Although they had been used in China and the Far East since the seventh century, the first English banknotes appeared in the seventeenth century, made out for precise sums, and in the eighteenth century fixed denomination notes gradually appeared. Before that time everybody just used coins; they didn't trust paper. However, during the Napoleonic wars the Bank of England worried that people would hoard gold so the one pound banknote was introduced. Among the notes close at hand in Barnaby's office is the fourth one pound note ever produced, "We've sold number two in the past," explains Barnaby, "number four is right here, number three is in the Institute of Bankers... and we've no idea where number one is. Probably in the back of a book somewhere!"
As we look through these very old, and very large, notes, some of their fascinating history is literally written all over them. As well as signatures and scrawls, some notes have been cut clean in half. They were deliberately cut in half by the bankers or the notes' owners. This was to enable one half of a note, or batch of notes, to be sent to its destination in one stagecoach, and the other half in another stagecoach, meaning that any highwayman who held up one of the coaches only came away with a bundle of no-good half notes. They weren't valid until the two halves were stuck back together again at their destination, with the serial numbers on both halves matching. Which sounds a damn sight safer than some of the internet banking which goes on these days.
Interest in notes themselves has grown, according to Barnaby, over the past forty years. "People have collected coins for two thousand years," he says, "and every household has a drawer full of old coins from holidays and so forth. But you wouldn't hang on to a foreign note; it's too valuable - you'd change it back to sterling at the bank. But when you think about it, a banknote is twenty times the size of a stamp, it's much better printed because it has to be to stop someone from copying it; an interesting one in good condition is instantly going to interest a collector."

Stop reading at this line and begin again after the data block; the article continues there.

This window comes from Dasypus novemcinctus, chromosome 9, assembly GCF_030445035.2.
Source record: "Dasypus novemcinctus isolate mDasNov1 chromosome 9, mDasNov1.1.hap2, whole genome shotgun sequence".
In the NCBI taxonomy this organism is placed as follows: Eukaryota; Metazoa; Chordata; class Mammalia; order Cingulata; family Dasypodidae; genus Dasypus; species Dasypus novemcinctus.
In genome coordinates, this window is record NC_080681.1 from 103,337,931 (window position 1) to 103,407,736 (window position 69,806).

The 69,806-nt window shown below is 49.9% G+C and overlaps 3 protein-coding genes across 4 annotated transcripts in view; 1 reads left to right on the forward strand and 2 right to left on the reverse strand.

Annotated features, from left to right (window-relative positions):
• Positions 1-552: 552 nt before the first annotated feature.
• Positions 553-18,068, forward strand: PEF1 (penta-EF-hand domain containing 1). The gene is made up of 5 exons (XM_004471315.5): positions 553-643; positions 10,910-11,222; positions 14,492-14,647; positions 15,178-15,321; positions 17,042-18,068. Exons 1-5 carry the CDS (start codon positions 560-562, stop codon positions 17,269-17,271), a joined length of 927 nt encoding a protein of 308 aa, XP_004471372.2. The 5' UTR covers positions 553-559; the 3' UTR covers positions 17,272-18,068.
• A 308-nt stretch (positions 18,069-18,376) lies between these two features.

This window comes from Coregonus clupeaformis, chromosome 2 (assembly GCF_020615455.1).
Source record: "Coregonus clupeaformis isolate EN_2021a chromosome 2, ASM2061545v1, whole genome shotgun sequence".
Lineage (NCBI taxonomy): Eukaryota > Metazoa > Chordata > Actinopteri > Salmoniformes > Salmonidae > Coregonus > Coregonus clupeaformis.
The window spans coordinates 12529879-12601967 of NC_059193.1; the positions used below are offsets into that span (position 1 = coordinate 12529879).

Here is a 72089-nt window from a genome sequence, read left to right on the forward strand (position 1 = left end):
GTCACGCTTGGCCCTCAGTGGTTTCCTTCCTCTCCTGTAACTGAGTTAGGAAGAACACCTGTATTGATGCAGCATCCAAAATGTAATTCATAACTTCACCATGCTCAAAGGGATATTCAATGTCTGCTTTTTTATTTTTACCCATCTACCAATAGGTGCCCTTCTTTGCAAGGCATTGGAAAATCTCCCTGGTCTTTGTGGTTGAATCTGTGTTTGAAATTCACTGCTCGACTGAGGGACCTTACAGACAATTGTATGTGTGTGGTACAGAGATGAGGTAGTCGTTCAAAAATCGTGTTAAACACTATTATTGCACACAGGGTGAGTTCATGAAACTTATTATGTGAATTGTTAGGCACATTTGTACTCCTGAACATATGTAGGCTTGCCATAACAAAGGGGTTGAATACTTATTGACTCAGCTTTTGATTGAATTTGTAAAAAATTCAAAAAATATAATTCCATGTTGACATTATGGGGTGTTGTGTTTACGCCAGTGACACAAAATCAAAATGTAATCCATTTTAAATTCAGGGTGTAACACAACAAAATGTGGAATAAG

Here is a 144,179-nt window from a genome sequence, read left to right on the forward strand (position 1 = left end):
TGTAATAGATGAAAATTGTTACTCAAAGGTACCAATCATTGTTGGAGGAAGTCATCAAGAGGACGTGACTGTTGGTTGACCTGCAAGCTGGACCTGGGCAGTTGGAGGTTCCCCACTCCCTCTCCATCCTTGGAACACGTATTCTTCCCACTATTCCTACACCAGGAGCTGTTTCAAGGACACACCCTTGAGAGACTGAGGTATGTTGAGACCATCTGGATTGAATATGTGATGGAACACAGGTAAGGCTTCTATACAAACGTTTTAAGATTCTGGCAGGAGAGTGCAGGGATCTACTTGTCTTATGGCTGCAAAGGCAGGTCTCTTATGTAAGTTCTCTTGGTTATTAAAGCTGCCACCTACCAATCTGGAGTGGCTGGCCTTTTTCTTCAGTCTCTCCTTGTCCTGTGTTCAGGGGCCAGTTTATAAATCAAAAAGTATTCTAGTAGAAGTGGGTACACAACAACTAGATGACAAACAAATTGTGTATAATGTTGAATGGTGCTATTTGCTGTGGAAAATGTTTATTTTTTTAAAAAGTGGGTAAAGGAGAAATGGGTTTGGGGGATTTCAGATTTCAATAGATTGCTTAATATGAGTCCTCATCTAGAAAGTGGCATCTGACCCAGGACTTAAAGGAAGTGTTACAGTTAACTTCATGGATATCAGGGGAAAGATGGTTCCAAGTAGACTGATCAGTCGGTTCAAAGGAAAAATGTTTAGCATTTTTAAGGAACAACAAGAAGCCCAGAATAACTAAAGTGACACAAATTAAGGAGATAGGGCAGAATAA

Barnaby shows me the oldest watermarks on some of the eighteenth century notes, and explains that the notes we use today are printed on paper still made by the same company in Hampshire as was used two hundred and fifty years ago. No one has ever stolen the paper; it's probably kept more securely than notes are even at the printing stage, he says.
"The only time they had a problem was when the Germans made notes during the war in an attempt to destabilise the pound; the largest counterfeiting operation in history," Barnaby says. "It was called Operation Bernhard. At a prisoner of war camp Jewish forgers were made to produce very, very good forged notes, but they didn't have access to the watermarked paper. There's a tale that goes that there was actually an imperfection in the authentic notes' watermark, which in their efforts to make a perfect note, the Germans corrected. The story is that they made a perfect note... but it was too perfect to be authentic. I would love to believe that because it's such a good story."
The other thing Barnaby's been collecting during his time at Spink is some fantastic stories. There was the chap who came into the office with a whole bundle of hundred pound notes from the 1930s which, when they were printed, would have each bought a couple of terraced houses in Battersea. "He'd found about forty of these notes in a safe in Jersey and left them with us to sell. Within the bundle there were about eight thousand-pound notes he hadn't noticed. Each of those would have bought you a house in Belgravia in the '30s. A thousand pound note is now worth about twenty five thousand pounds at auction; a house in Belgravia... well, I dread to think!"